UW-Madison: Graduate Tabbed For Top USGS Post

MADISON – Badgers are natural burrowers, tunnel diggers and inherently Earth-minded creatures. With Mark D. Myers’ recent nomination by President George W. Bush as director of the U.S. Geological Survey (USGS), it seems that University of Wisconsin-Madison alumni are no exception.

Myers, an expert on sedimentary and petroleum geology, received his bachelor’s degree in 1976 and a master of science from UW-Madison in 1981 before completing his doctorate in geology from the University of Alaska-Fairbanks in 1994. He also served as an officer in the U.S. Air Force Reserve from 1977-2003.

Acting Department of Interior Secretary Lynn Scarlett, acknowledging Myers’ nomination, said, “Mark is known not only for his accomplishments as a geologist and state survey manager, but also for the consensus building approach he has emphasized throughout his career. He brings more than 22 years of wide-ranging experience in geological science and strong leadership skills to the USGS.”

The survey’s mission is to provide information to describe and understand the Earth, minimize the damage caused by natural disasters, manage natural resources such as water and oil, and to enhance and protect the United States’ quality of life. It has an annual budget of more than $1 billion and a staff of nearly 10,000 scientists, technicians and support personnel spread across 400 offices in every state and in several foreign countries.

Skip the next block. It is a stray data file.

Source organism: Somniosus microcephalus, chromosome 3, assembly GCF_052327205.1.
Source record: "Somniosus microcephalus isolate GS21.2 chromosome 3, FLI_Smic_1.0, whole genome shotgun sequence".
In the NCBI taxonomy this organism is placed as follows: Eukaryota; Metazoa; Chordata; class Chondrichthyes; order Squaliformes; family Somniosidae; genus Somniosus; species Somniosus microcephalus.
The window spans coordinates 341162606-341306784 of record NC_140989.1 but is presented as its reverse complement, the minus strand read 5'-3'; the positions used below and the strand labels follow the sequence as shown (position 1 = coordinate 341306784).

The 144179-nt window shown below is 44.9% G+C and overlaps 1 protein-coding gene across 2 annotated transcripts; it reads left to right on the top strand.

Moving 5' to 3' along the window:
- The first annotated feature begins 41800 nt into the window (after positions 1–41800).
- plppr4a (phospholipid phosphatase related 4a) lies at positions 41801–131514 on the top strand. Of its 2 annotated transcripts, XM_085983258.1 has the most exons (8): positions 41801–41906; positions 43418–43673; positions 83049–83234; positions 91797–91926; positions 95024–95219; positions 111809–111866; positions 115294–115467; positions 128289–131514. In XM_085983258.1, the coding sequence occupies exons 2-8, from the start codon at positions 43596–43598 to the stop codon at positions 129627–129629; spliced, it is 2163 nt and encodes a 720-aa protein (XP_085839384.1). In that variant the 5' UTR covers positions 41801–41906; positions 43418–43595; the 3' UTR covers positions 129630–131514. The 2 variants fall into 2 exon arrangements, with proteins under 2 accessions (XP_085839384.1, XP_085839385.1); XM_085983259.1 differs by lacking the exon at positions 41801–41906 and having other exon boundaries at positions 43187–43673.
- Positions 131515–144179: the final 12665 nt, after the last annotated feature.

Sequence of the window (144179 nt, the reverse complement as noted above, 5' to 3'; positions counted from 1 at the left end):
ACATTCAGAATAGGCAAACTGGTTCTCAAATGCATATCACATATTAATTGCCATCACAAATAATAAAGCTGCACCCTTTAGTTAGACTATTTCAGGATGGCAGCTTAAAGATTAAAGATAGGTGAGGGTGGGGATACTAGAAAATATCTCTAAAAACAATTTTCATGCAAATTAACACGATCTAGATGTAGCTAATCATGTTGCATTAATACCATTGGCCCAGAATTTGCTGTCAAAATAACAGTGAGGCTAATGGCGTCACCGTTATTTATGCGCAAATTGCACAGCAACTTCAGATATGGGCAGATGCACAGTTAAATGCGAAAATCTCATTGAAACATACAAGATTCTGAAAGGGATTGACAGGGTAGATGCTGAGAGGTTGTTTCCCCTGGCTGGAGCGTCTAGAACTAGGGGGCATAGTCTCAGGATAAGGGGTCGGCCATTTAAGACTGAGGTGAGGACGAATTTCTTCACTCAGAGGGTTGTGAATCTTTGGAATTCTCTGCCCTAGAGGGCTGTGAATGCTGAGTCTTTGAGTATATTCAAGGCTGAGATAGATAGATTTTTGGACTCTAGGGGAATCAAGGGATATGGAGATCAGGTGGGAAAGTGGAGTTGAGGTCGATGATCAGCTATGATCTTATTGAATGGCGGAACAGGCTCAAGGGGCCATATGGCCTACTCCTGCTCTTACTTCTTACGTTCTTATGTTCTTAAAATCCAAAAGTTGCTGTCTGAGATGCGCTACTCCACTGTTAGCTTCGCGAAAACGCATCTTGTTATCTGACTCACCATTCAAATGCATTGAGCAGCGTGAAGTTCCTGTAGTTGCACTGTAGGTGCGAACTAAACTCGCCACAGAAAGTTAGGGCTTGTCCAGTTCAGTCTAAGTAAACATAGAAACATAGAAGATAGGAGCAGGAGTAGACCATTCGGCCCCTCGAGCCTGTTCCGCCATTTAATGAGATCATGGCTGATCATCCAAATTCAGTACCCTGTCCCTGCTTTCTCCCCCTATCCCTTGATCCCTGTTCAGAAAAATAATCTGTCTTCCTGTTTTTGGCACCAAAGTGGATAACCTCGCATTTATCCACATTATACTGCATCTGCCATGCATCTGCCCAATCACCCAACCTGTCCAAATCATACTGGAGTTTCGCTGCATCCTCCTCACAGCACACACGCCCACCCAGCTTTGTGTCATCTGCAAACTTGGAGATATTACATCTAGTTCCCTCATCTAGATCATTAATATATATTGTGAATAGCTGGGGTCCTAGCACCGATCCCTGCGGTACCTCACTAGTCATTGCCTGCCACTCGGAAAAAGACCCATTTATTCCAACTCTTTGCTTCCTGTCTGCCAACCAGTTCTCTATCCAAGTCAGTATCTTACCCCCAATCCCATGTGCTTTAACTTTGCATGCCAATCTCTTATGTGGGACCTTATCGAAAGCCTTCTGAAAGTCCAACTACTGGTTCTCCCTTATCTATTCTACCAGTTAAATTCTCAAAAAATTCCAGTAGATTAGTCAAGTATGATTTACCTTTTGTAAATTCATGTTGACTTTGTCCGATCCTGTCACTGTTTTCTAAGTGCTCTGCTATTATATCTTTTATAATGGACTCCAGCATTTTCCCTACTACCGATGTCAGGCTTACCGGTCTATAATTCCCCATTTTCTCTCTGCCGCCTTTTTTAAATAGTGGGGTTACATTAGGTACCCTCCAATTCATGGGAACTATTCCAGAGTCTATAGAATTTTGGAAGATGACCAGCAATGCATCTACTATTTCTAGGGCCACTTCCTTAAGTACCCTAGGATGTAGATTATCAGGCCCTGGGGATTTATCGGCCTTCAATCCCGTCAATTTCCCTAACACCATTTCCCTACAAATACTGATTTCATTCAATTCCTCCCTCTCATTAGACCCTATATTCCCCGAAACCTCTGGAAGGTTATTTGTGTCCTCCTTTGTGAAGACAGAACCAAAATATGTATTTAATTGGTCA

Myers worked closely with UW-Madison geology and geophysics professors Charles Byers and Robert Dott on his master’s thesis, studying a type of sandstone in western Wisconsin from the Cambrian era (roughly 500 million years ago).

“You could really count on him,” Byers says. “That was his most outstanding characteristic.”

Myers served as Alaska’s state geologist and was director of Alaska’s Oil and Gas Division as well as its Geological and Geophysical Survey Division.

“Mark has a capability of being able to clearly define goals and objectives and follow through on them for himself and his organization,” says UW-Madison alumnus and fellow Alaskan geologist David Hite. “He’s not afraid of facing the big issues and tackling them head-on.”

“He did a remarkable job in the Division of Oil and Gas,” Hite says. “He kept politics out of it.”

If confirmed by the Senate, Myer’s would be the second UW-Madison alumnus to be director of the USGS after Vincent McKelvey, who earned his Ph.D. in 1947, was director from 1971-78.

“It’s a tribute to us. We’ve had a strong geology program for many years,” Dott says. “But its the students’ talents that really count in the long run – we can’t take too much credit.”